What Toyota Needs To Do

04/24/2010 05:12 am ET | Updated May 25, 2011

All the evidence points to a coverup by Toyota in dealing with the more than 1,600 complaints and 34 deaths, alleged to be caused by their cars suddenly accelerating. The company told complaining owners for 7 years that their problems were due to faulty floor mats, including one owner that later died when his car crashed after suddenly accelerating ... with his floor mats stored in his trunk.

And new evidence just uncovered from internal Toyota memos shows how company executives bragged about saving $100 million in repairs and recalls by successfully negotiating with regulators to curtail some of these investigations.

Just last week a Toyota Vice President, Bob Carter, said at the National Automobile Dealers Association convention in Orlando, FL that "Testing by Toyota, NHTSA, and Exponent, an outside consulting firm hired by Toyota, has found no evidence of problems with Toyota's electronics."

"There is no problem with the electronic throttle system in Toyotas," Carter said. "There's not anything that can even remotely lead you in that direction." Carter said Exponent was told to tear the components apart to try to find anything wrong and initial tests could find nothing.

While it may be true that during the short time Exponent ran their tests they found no evidence of unintended acceleration caused by the electronics, Carter's conclusion that "there is no problem" is neither accurate nor a logical conclusion. Two months of testing six or eight cars does not prove that there is not a problem. Statements like these continue to mislead the public and show Toyota is still not serious about discovering the true cause of unintended acceleration.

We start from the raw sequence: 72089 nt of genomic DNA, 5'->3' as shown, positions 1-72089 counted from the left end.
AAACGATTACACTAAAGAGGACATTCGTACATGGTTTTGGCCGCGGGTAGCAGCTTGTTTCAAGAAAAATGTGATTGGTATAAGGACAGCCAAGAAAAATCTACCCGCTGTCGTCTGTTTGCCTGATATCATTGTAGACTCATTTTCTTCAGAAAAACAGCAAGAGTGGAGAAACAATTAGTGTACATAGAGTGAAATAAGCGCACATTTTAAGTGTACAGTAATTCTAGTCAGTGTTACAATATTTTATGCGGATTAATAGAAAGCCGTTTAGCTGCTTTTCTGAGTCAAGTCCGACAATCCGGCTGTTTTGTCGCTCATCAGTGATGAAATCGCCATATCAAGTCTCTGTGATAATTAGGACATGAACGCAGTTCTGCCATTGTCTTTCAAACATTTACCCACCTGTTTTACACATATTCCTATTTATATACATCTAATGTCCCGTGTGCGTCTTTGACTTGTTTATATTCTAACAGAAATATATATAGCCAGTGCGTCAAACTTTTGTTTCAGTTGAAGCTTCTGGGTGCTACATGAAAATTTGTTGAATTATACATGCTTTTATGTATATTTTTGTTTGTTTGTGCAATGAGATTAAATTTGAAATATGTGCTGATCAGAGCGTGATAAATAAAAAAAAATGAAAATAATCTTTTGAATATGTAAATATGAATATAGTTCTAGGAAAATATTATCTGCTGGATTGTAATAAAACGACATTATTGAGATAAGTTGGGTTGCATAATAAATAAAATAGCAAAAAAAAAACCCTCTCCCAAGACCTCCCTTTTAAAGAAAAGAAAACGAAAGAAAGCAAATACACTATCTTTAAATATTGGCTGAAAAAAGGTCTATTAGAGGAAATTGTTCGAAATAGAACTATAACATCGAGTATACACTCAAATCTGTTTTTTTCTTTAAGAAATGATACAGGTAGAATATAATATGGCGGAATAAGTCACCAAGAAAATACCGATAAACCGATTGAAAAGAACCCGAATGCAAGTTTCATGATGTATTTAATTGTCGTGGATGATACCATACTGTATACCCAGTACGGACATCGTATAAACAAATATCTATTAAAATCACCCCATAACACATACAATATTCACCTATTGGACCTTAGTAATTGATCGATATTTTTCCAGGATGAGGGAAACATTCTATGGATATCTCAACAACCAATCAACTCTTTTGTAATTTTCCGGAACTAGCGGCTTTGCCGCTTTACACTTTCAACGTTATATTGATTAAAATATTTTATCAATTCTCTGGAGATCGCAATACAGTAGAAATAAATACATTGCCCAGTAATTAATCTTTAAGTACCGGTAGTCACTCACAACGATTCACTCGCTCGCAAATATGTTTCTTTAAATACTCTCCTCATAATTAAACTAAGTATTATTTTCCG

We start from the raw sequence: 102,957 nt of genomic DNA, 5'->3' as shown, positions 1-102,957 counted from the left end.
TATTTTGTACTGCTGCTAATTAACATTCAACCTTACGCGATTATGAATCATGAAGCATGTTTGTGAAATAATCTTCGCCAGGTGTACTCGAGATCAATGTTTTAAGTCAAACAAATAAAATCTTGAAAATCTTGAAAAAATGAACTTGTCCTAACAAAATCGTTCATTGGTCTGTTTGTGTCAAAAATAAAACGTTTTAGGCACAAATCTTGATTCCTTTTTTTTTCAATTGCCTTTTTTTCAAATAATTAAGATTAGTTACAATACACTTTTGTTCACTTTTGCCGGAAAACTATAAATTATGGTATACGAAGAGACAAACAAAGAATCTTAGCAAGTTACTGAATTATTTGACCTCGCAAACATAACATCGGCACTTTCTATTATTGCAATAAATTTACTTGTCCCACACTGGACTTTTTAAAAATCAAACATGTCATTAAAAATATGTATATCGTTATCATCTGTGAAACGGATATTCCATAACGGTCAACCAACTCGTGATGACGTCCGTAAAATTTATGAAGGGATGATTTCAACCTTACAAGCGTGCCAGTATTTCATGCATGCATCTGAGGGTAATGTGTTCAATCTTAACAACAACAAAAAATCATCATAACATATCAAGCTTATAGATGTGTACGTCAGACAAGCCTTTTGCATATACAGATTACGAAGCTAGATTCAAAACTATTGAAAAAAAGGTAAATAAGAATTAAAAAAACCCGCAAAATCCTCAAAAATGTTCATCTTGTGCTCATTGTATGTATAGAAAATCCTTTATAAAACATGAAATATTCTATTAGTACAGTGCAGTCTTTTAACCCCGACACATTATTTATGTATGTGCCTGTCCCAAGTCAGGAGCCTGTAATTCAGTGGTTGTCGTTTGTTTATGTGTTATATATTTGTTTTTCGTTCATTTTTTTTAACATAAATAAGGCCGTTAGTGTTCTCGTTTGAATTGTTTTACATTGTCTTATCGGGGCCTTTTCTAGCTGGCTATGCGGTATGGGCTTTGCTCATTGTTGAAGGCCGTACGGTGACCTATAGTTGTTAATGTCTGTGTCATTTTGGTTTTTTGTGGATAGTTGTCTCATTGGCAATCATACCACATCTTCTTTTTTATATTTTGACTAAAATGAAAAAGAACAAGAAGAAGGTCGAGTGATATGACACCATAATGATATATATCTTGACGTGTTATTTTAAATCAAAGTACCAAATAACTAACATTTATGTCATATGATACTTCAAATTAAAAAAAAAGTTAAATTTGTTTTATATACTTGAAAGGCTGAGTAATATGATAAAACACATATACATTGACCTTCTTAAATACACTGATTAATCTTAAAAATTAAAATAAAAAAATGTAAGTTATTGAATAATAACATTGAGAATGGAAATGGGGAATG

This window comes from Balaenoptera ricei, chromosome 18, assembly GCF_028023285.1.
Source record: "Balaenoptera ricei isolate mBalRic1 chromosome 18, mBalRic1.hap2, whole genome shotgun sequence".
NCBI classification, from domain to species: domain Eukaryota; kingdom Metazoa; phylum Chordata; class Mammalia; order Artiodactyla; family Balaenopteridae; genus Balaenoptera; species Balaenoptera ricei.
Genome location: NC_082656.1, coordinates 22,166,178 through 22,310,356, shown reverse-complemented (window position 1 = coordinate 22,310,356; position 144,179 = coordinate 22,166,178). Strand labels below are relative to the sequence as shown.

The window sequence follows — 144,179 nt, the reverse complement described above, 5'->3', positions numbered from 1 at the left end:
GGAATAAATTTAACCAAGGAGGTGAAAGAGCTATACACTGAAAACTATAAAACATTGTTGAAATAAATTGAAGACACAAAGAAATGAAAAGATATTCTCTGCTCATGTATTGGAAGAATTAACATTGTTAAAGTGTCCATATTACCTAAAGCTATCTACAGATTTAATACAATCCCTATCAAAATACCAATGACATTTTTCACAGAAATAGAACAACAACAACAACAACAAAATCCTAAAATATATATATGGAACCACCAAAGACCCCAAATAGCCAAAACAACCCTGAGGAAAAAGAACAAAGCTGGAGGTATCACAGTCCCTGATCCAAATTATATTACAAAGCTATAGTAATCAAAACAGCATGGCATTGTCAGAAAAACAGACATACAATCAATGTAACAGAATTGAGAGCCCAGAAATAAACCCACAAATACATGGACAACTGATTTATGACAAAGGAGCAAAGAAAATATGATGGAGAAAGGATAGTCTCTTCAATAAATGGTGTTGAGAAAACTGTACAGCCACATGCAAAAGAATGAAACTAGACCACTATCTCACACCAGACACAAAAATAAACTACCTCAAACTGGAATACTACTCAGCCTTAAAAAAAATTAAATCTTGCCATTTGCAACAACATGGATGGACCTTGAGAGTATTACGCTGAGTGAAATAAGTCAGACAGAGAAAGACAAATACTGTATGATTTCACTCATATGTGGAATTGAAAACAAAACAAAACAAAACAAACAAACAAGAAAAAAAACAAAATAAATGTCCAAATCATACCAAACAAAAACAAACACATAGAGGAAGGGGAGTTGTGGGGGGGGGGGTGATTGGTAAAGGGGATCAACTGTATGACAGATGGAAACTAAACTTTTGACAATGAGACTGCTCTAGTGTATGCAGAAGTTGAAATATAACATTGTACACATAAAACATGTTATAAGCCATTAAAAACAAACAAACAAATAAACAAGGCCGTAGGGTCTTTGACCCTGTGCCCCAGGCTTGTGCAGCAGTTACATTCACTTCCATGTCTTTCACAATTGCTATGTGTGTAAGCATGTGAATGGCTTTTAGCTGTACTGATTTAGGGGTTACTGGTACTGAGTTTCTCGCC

It's now time for Mr. Toyoda to move aside their marketing, PR and damage control people that just obfuscate the issue, and to take personal charge and do what's in the best interests of his customers, making safety the first priority, ahead of profit.

Here's what I would advise him to do:

  1. Instruct every engineer that has had any involvement in the design, manufacturing or testing of unintended acceleration to come forward with what they know and report their findings to you, Mr. Toyoda, directly.
  2. Request that every customer that's experienced the problem of unintended acceleration to bring their car into their Toyota dealer in exchange for a loaner.
  3. Bring 1,000 of Toyota's best engineers to the U.S. to fan out and examine the cars that have been turned in to the dealers. Subject these cars to extensive testing to try replicate the reported problems. It's much more likely that a population of cars that have experienced the problems will yield better results than testing a few new cars.
  4. Buy back samples of these cars that indicate anomalies and subject them to additional testing in Japan.
  5. Have this team of Toyota engineers present their findings for peer review to a team of U.S. experts in electronics, software, testing, and quality control from academia, the automotive industry, and NHTSA, and then report their findings directly to the public.

When Mr. Toyoda testifies in front of Congress this week, he has one chance to do the right thing. If he's smart he'll turn to his engineers to get to the bottom of the problems, not to those executives like Mr. Carter who still want us to believe there is not a problem.